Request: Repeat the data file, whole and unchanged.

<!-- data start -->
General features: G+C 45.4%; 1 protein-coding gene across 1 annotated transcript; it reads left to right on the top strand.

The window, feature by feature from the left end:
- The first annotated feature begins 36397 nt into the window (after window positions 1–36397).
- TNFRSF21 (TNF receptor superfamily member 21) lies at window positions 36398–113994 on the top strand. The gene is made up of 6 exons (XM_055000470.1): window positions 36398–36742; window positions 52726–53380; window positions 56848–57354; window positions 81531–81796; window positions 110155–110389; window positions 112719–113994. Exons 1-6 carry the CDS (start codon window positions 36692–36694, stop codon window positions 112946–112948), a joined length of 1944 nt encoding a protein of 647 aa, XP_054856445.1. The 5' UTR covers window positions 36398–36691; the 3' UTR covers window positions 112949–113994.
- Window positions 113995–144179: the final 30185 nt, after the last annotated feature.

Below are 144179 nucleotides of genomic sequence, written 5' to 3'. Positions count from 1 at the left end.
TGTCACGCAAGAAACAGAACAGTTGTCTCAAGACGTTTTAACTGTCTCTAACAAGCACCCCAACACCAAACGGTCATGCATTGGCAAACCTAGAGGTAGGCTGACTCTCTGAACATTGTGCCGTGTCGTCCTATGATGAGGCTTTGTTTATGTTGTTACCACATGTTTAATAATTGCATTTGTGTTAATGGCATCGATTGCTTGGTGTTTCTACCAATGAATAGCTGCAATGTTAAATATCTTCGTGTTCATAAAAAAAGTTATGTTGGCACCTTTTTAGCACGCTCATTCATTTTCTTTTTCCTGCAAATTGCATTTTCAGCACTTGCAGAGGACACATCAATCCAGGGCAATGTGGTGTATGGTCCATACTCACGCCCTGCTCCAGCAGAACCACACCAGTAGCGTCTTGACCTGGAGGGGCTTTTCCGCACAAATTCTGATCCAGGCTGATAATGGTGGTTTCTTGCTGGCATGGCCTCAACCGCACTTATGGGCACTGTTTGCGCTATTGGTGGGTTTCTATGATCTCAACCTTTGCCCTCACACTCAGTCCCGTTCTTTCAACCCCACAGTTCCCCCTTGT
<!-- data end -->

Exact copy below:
General features: G+C 45.4%; 1 protein-coding gene across 1 annotated transcript; it reads left to right on the top strand.

The window, feature by feature from the left end:
- The first annotated feature begins 36397 nt into the window (after window positions 1–36397).
- TNFRSF21 (TNF receptor superfamily member 21) lies at window positions 36398–113994 on the top strand. The gene is made up of 6 exons (XM_055000470.1): window positions 36398–36742; window positions 52726–53380; window positions 56848–57354; window positions 81531–81796; window positions 110155–110389; window positions 112719–113994. Exons 1-6 carry the CDS (start codon window positions 36692–36694, stop codon window positions 112946–112948), a joined length of 1944 nt encoding a protein of 647 aa, XP_054856445.1. The 5' UTR covers window positions 36398–36691; the 3' UTR covers window positions 112949–113994.
- Window positions 113995–144179: the final 30185 nt, after the last annotated feature.

Below are 144179 nucleotides of genomic sequence, written 5' to 3'. Positions count from 1 at the left end.
TGTCACGCAAGAAACAGAACAGTTGTCTCAAGACGTTTTAACTGTCTCTAACAAGCACCCCAACACCAAACGGTCATGCATTGGCAAACCTAGAGGTAGGCTGACTCTCTGAACATTGTGCCGTGTCGTCCTATGATGAGGCTTTGTTTATGTTGTTACCACATGTTTAATAATTGCATTTGTGTTAATGGCATCGATTGCTTGGTGTTTCTACCAATGAATAGCTGCAATGTTAAATATCTTCGTGTTCATAAAAAAAGTTATGTTGGCACCTTTTTAGCACGCTCATTCATTTTCTTTTTCCTGCAAATTGCATTTTCAGCACTTGCAGAGGACACATCAATCCAGGGCAATGTGGTGTATGGTCCATACTCACGCCCTGCTCCAGCAGAACCACACCAGTAGCGTCTTGACCTGGAGGGGCTTTTCCGCACAAATTCTGATCCAGGCTGATAATGGTGGTTTCTTGCTGGCATGGCCTCAACCGCACTTATGGGCACTGTTTGCGCTATTGGTGGGTTTCTATGATCTCAACCTTTGCCCTCACACTCAGTCCCGTTCTTTCAACCCCACAGTTCCCCCTTGT